Activists, unions launch postcard campaign for immigrants’ rights

The Associated Press
Thursday May 16, 2002

LOS ANGELES — A nationwide postcard campaign aimed at winning legal rights for illegal immigrants, was launched Wednesday in 30 American cities by a coalition of immigrant groups, labor unions and church officials. 

Called “A Million Voices for Legalization, the groups hope to deliver a million red, white and blue postcards to President Bush before the midterm elections in November. 

Kicking off the campaign in Los Angeles, United Farm Workers President Arturo Rodriguez said illegal and undocumented workers are barred by law from obtaining Social Security cards, drivers licenses and bank accounts. 

“They need to be respected in the same way as other working Americans,” he said. “We want President Bush to hear the voices of millions of Americans who want legalization.” 

Rep. Hilda Solis, D-Los Angeles, said a meeting last year between Bush and Mexican President Vicente Fox had put immigrant rights in the national spotlight, but the attention shifted after Sept. 11.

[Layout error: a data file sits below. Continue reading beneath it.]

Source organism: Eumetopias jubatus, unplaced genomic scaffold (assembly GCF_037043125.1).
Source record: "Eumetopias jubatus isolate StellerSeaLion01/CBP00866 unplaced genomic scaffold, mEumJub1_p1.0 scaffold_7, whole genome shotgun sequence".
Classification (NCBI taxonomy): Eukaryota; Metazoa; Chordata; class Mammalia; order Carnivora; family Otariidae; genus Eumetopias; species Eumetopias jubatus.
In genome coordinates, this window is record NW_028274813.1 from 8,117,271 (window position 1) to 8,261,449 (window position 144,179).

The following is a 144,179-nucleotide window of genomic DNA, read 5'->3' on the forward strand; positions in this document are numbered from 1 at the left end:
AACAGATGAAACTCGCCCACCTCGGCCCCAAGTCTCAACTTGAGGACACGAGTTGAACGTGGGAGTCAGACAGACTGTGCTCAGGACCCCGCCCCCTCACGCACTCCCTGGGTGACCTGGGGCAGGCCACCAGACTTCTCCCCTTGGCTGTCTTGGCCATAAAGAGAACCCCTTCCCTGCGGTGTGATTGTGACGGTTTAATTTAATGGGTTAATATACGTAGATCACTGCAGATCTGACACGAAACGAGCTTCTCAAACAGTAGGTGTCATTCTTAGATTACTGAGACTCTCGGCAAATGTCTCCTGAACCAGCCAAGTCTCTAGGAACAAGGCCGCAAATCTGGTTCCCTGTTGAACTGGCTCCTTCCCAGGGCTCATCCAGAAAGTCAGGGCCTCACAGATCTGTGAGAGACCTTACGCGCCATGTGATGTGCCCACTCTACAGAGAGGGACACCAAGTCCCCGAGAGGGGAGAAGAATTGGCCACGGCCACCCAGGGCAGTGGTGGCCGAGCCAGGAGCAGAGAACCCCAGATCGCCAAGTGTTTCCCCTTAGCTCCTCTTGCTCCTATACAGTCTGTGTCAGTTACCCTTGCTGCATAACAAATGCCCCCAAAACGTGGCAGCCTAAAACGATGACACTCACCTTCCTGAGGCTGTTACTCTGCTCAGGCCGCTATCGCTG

“We hope to revive that,” Solis said, following a kickoff rally in Washington, D.C. “It makes good economic sense to do so.” 

She said a program to reunite families is among the goals of the task force, which is drafting proposals to end the legal jeopardy for millions of immigrants from many nations. 

“I would like to see these people who are here, playing by the rules, receive legal status,” said Solis. 

The postcards are to be distributed at churches, community meetings and union halls. 

The message printed in languages including English, Spanish, Chinese, Portuguese, Tagalog, Polish and French Creole says in part: “Everyday, immigrant workers make vital contributions to our economy, our communities and our nation. Nearly 50,000 members of America’s armed forces are immigrant soldiers. ... Unfortunately, our outdated immigration laws force many immigrants ... to live in fear for simply going to work each day.” 

Obtaining legal documents like drivers licenses and social security cards can help lift immigrants out of poverty, said Msgr. David O’Connell.